SHE 8, 9 and 11 Locomotives


SHE 8, 9 and 11 Locomotives

Mieres and Aller

SHE 5 Locomotive

SHE D Locomotive

Locomotora SHE 11


SHE 8, 9 and 11 Locomotives

One of the best preserved locomotive fleets of the former Sociedad Hullera Española has survived to the present day, with a good number of its locomotives preserved in different places and states of conservation, including three working models.

Three of them can be found today as monuments in different places of Mieres and Aller. Number 8 is the first one, a three coupled axle machine built in 1918 by the North American company Vulcan Iron Works together with a twin sister which has now disappeared. It was a typical example of the American industrial design, including the famous bell to announce its arrival. It was in charge of towing trains on the Aller valley mining line until it was withdrawn with the arrival of diesel locomotives around 1970. 

It was first exhibited as a monument in the Sovilla workshops, but after its closure, it was refurbished and moved to the vicinity of the San José Mine in Turón, an unsuitable place for it, as it never worked in that valley.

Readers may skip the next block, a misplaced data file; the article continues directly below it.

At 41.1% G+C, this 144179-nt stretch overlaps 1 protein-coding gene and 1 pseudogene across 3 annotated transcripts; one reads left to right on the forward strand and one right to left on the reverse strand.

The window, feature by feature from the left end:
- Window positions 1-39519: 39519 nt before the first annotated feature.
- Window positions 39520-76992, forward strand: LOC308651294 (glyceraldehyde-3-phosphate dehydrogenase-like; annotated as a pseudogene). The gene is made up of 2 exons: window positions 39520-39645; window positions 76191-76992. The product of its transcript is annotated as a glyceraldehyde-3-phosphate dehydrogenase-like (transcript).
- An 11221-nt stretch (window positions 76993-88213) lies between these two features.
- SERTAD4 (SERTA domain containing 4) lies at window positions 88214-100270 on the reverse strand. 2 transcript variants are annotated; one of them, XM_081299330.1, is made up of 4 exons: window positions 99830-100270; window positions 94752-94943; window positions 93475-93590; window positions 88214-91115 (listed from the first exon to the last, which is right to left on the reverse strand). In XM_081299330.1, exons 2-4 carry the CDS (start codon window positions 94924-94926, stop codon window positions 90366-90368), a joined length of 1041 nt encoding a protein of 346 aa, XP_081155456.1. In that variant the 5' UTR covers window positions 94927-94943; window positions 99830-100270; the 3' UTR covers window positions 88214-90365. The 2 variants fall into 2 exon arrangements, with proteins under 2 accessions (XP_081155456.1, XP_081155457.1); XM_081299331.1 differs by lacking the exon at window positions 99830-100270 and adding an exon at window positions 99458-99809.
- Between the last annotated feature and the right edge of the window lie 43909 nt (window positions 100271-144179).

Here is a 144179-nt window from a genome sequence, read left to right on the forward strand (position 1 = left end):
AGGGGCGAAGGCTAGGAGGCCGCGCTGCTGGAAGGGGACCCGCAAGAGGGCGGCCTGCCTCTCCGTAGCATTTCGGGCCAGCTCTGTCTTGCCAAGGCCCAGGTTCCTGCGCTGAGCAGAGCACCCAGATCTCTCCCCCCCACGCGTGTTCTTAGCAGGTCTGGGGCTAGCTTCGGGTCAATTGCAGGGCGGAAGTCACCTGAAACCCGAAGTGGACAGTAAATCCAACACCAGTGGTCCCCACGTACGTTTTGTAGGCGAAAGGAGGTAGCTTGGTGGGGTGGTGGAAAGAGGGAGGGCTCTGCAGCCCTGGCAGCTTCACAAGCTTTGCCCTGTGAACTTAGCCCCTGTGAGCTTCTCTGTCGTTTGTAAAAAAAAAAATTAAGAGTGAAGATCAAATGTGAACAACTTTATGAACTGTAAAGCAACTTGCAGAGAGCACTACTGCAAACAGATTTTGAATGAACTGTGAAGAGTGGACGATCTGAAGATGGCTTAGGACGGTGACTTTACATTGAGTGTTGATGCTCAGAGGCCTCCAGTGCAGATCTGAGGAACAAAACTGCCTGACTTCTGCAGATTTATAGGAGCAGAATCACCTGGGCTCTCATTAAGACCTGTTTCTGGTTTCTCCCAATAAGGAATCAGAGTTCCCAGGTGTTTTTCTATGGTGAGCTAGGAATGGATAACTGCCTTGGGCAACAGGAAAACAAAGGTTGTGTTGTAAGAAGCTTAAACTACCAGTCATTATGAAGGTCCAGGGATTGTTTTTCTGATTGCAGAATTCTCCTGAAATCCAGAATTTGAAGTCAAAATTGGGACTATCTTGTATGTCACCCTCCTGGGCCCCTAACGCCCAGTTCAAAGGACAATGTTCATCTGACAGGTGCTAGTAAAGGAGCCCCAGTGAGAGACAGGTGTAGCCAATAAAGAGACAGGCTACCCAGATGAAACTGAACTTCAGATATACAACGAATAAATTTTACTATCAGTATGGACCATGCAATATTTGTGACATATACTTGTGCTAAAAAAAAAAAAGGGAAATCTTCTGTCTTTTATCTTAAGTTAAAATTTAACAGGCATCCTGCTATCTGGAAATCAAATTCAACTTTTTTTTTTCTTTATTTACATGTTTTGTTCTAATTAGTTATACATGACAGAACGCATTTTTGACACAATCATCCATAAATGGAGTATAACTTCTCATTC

The second example is number 9, another machine from the USA, built at the same time as number 8 but by a different manufacturer: the firm American Locomotive Company at its Cooke factory in Paterson, New Jersey. Although similar to its predecessor, it has a different design, with an exterior frame and an interior valvetrain.

Its history is also very similar: it was assigned to the raw coal trains that went to the Sovilla washing plant until it was withdrawn to be left as a monument in that place. After the closure of these facilities, it remained in the hands of HUNOSA, who restored it and moved it to the gardens of the Santiago Mine.

Finally, the number 11 has a quite different origin. It was manufactured in 1902 by the British firm Kerr Stuart for the company Minas de San Miguel in Huelva, where it bore the name Escalada. When this company became insolvent, the machine was transferred to a machinery business which, after the Spanish Civil War, resold it to Sociedad Hullera Española.

Once in Asturias, it underwent a major refurbishment that altered its original appearance considerably. Like the previous machines, it was in service until the arrival of diesel traction. Later, HUNOSA placed it as a monument in the Sovilla workshops. Finally, it was ceded to the Mieres City Council, refurbished and placed as an ornament next to the old Basque Asturian station in the town.

Guillermo Bas Ordóñez